• KCRamKCRam Member Posts: 3,516
    Plugging in the engine block heater keeps the coolant warm and the heat actually does rise through the block. This makes the engine MUCH easier to start in cold weather.

    The water separator should be checked and drained periodically to make sure that water won't make it into the fuel injectors. This is also a good check of your fuel supplier (gas/diesel station). If you see you are draining a lot of water regularly, the fuel you are buying has too much water in the holding tank and you should look for a new fuel source. A drop or three of water is not a big deal when draining the separator, but that's all.

    kcram - Pickups Host
  • steveid1steveid1 Member Posts: 3
    How cold should it be before I should start plugging it in at night and does it hurt to leave it plugged in for say a entire weekend while not using it for work? Also where exactly is the water seperator? I don't know how to check it for water?
  • jjl2738jjl2738 Member Posts: 1
    Can anyone help me? I have a 2005 Duramax and I have a K & N Cold Air intake. I recently have been having problems with it. It is running fine until I get on it a little or get up around 55-60 and it acts like it does not want to shift and makes a backfire noise or something. Then it shifts. I changed the fuel filter and it seemed to help a little but it still does it every once in a while. I took it to the local dealer and they said that it was water in the fuel. I drained the tank and used some supplement but still does not run right. Can anyone Help? Thanks
  • KCRamKCRam Member Posts: 3,516
    The recommendation is usually
    - under +40°F, plugging in is suggested
    - under +10°F, plugging in is required or strongly encouraged
    - under -10°F, mandatory

    The separator is located specific to each vehicle. You'll need to get a service manual for your truck for the location and operation.

    kcram - Pickups Host
  • steveid1steveid1 Member Posts: 3
    Thank you for the information it is greatly appreciated.
  • KCRamKCRam Member Posts: 3,516
    Very welcome - good luck!

    kcram - Pickups Host
  • timbo13timbo13 Member Posts: 1
    I have a 2007 2500 HD duramax with 50,000 miles on it that has had a problem from day one that the local dealer has been unable to diagnose after running test and talking to GM tech support on mutiple occasions. They claim there is nothing wrong and that this issue may be inherent or possible caused by the 35" tires. My opinion is that the problem has to be caused by some kind of sensor issue. This is my third personal duramax since 2002 and I also have two others in my business fleet. I also bought another 2007 3500 at the same time. The problem has never come up with any of these trucks and I have had larger tires on trucks before. An finally the problem is when air temp drops below around 60° the engine really starts clattering or what could best be described as extreme detonation or spark knock and the colder it gets the worst it seems to get. When it is hot out you never hear a thing. You mainly notice it when at low RPMs, the engine is lugging and low turbo boost. Please help.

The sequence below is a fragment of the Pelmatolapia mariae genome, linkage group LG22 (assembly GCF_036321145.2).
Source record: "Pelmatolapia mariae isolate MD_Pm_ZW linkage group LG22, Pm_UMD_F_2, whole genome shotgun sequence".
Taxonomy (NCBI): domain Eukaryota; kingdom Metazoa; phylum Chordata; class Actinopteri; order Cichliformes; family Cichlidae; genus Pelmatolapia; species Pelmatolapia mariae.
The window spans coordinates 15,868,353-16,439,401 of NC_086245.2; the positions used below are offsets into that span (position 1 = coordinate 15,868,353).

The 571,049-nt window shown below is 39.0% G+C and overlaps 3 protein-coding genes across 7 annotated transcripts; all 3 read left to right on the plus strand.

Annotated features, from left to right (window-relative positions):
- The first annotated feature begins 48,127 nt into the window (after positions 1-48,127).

• ackingacking Member Posts: 6
    Your best bet is get an Espar Hydronic 5 Diesel fired recirculating block heater. They cycle on engine temperature, up to 187F for preheating but can also be used for supplemental heat if the engine is starving for heat
  • rpbuicerpbuice Member Posts: 2
    Cranks fine when first starting then after driving about 15-20 min it won't crank until it cools off.
  • stupacstupac Member Posts: 1
    Started engine fine. Drove about 150 yards to an intersection and when I switched gears, engine stopped dead and would not re-start. Plenty of fuel, temp around freezing. Plenty of battery to crank, but no sign of light-off. Any ideas.